If Ascend Performance Materials’ Decatur plant wins a $175.7 million cogeneration project, it will be able to move totally away from the use of coal for its power generation.
Hal McCord, site director of the Decatur plant, told the Decatur Industrial Development Board on Wednesday the plant now uses natural gas and coal plus electricity from Tennessee Valley Authority for its power.
“The three cogeneration units won’t increase our capacity, but it will improve the plant’s sustainability,” McCord said. “The system will be set up to create a balance with steam instead of coal. We’ll be out of using coal.”
Ascend spokeswoman Alison Jahn said the project would allow the plant to reduce its emissions by 50%. She did not know how much coal the plant uses. In cogeneration systems, heat generated from production of electricity is reused.
Ascend continues to sell steam to Toray, so it needs TVA to fulfill its power needs, McCord said.
The cogeneration units as well as related capital and infrastructure would support growth in production of adiponitrile and hexamethylenenediamine, both used to make nylon salts, and specialized chemicals.
The IDB voted unanimously to approve $7.45 million in tax abatements that would be used if Decatur wins the project.
The abatements for the plant in Decatur’s police jurisdiction include $4.14 million in property tax abatements, which will be divided over 10 years, and $3.32 million in sales and use taxes during construction.
The plant is competing for the expansion project with the company's 2,000-acre facility in Chocolate Bayou, Texas, and possibly a site outside of the United States.
“Engineering is looking at our options, including incentives, costs and the benefits to the company, when they make the decision on which plant will get the project,” McCord said.
McCord said the project isn’t a must-have for the 67-year-old plant to remain viable, but it will set it up a possible expansion.
"(Adiponitrile) is only made in the Decatur plant for Ascend so it’s considered important to the company,” McCord said. “We do have competition in China and overseas.”
The project is expected to add 10 high-end manufacturing jobs with an average salary of $100,000 per year, not including benefits. Ascend now employs more than 300 workers in Morgan County, according to IDB records.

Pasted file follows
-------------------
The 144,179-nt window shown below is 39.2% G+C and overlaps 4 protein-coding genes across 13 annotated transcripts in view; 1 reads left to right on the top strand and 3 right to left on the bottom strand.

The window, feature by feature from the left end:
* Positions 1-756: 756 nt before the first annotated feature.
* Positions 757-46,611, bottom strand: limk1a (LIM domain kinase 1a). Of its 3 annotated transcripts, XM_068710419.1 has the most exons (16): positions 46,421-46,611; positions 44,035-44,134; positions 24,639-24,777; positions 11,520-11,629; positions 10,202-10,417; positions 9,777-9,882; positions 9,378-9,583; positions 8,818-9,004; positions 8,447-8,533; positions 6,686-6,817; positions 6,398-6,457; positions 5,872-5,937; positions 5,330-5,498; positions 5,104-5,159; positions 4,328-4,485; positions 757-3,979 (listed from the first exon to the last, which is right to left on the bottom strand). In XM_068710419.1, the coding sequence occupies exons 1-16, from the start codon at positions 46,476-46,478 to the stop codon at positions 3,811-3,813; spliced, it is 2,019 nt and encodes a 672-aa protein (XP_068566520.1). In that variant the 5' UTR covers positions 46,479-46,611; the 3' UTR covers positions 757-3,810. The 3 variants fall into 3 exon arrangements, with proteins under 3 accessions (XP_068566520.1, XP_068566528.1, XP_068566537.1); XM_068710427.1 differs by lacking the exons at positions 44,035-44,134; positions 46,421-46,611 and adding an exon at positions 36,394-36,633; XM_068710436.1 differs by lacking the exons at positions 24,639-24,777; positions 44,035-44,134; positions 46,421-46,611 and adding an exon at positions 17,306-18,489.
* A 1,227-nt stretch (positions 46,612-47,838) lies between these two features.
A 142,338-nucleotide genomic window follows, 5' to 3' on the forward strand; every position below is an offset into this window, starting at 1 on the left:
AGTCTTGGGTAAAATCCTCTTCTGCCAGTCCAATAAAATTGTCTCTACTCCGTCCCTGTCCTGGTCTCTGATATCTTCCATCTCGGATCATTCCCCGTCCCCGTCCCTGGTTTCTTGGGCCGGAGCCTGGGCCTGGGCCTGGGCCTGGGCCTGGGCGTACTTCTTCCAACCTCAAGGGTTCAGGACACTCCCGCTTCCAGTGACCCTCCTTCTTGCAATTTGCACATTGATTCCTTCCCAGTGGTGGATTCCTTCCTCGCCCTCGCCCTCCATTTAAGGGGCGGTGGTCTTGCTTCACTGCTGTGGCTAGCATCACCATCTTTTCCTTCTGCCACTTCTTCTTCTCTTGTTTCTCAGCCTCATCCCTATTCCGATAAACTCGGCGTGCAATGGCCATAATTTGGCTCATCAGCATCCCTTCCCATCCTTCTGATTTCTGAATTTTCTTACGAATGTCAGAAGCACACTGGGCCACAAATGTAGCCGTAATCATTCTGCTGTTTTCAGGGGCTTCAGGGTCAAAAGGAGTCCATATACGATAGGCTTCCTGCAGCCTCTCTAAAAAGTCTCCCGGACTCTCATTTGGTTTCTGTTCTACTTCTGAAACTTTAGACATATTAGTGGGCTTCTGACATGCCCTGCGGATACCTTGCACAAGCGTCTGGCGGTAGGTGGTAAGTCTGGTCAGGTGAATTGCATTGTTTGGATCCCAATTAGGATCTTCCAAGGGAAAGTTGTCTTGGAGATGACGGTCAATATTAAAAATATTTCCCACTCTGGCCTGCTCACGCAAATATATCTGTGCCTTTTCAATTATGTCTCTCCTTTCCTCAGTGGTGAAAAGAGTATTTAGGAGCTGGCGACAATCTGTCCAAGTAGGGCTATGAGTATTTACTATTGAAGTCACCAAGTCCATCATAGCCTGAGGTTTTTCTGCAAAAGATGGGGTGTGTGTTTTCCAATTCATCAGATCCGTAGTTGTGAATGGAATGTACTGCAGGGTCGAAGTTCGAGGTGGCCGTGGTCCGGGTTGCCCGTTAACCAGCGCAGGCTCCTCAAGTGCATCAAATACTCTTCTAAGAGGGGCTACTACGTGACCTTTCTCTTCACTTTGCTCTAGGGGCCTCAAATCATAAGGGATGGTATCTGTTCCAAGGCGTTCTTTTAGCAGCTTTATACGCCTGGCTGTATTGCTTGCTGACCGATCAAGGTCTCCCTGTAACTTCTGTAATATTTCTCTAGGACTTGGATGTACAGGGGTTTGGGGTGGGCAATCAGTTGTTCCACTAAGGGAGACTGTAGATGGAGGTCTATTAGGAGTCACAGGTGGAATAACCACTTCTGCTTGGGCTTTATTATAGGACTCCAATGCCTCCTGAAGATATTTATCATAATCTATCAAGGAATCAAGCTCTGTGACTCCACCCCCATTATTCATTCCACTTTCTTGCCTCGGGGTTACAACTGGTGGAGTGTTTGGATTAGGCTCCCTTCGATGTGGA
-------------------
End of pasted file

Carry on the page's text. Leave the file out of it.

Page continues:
McCord said the company expects to make a decision by the end of the year on whether Decatur will win the $175.7 million project.
IDB chairman Jason Putnam told McCord after the vote that he looks forward to seeing him again at a future meeting when the company approves Decatur for the project.
If Decatur wins the project, the expansion will create $481,000 a year in school-related property taxes for a 10-year period and $1.3 million in sales and uses tax revenues from construction for Morgan County, Decatur and Hartselle school systems.
The IDB also approved increases to abatements for OCI Alabama that were previously approved in July.
OCI Alabama General Manager Richard Kalber told the board Wednesday that it underestimated the cost of a second process line within the existing process building.
The board approved OCI’s request to increase its abatement for non-education property taxes from $105,250 over 10 years to $163,350. It also approved the company’s request to increase the abatement for non-education state and city taxes related to construction from $115,600 to $177,780.
The cost has risen from $3.5 million to $5.25 million for a line that will supply additional product volume, backup production, and research and development capability, Kalber said.
OCI is a chemical manufacturer that makes sodium percarbonate, a dry bleach used in consumer products such as laundry detergent, laundry bleach and auto-dishwashing applications.
The project is expected to create $20,180 in education-related property taxes annually during the 10-year abatement period. Taxes for education can't be abated. Additionally, sales and use taxes during construction would create $25,395 for school systems in Morgan County.